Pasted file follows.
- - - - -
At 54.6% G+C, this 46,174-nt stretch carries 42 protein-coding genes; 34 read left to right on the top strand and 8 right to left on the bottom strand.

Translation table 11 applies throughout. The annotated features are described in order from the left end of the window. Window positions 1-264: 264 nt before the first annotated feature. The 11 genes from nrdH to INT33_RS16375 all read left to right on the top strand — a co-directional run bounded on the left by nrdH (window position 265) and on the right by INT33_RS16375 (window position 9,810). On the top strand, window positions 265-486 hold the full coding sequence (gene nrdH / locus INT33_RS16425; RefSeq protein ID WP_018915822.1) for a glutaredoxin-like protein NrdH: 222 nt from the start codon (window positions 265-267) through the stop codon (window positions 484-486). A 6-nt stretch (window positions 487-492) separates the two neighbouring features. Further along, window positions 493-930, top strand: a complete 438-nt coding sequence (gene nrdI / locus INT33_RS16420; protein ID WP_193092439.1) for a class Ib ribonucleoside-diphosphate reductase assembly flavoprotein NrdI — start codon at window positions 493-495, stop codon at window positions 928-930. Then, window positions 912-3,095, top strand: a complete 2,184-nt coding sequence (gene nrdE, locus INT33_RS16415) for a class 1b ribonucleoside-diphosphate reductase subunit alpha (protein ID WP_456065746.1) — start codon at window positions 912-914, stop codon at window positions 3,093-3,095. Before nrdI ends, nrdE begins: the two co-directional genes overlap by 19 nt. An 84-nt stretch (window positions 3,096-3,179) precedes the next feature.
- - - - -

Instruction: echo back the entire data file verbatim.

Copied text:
At 54.6% G+C, this 46,174-nt stretch carries 42 protein-coding genes; 34 read left to right on the top strand and 8 right to left on the bottom strand.

Translation table 11 applies throughout. The annotated features are described in order from the left end of the window. Window positions 1-264: 264 nt before the first annotated feature. The 11 genes from nrdH to INT33_RS16375 all read left to right on the top strand — a co-directional run bounded on the left by nrdH (window position 265) and on the right by INT33_RS16375 (window position 9,810). On the top strand, window positions 265-486 hold the full coding sequence (gene nrdH / locus INT33_RS16425; RefSeq protein ID WP_018915822.1) for a glutaredoxin-like protein NrdH: 222 nt from the start codon (window positions 265-267) through the stop codon (window positions 484-486). A 6-nt stretch (window positions 487-492) separates the two neighbouring features. Further along, window positions 493-930, top strand: a complete 438-nt coding sequence (gene nrdI / locus INT33_RS16420; protein ID WP_193092439.1) for a class Ib ribonucleoside-diphosphate reductase assembly flavoprotein NrdI — start codon at window positions 493-495, stop codon at window positions 928-930. Then, window positions 912-3,095, top strand: a complete 2,184-nt coding sequence (gene nrdE, locus INT33_RS16415) for a class 1b ribonucleoside-diphosphate reductase subunit alpha (protein ID WP_456065746.1) — start codon at window positions 912-914, stop codon at window positions 3,093-3,095. Before nrdI ends, nrdE begins: the two co-directional genes overlap by 19 nt. An 84-nt stretch (window positions 3,096-3,179) precedes the next feature.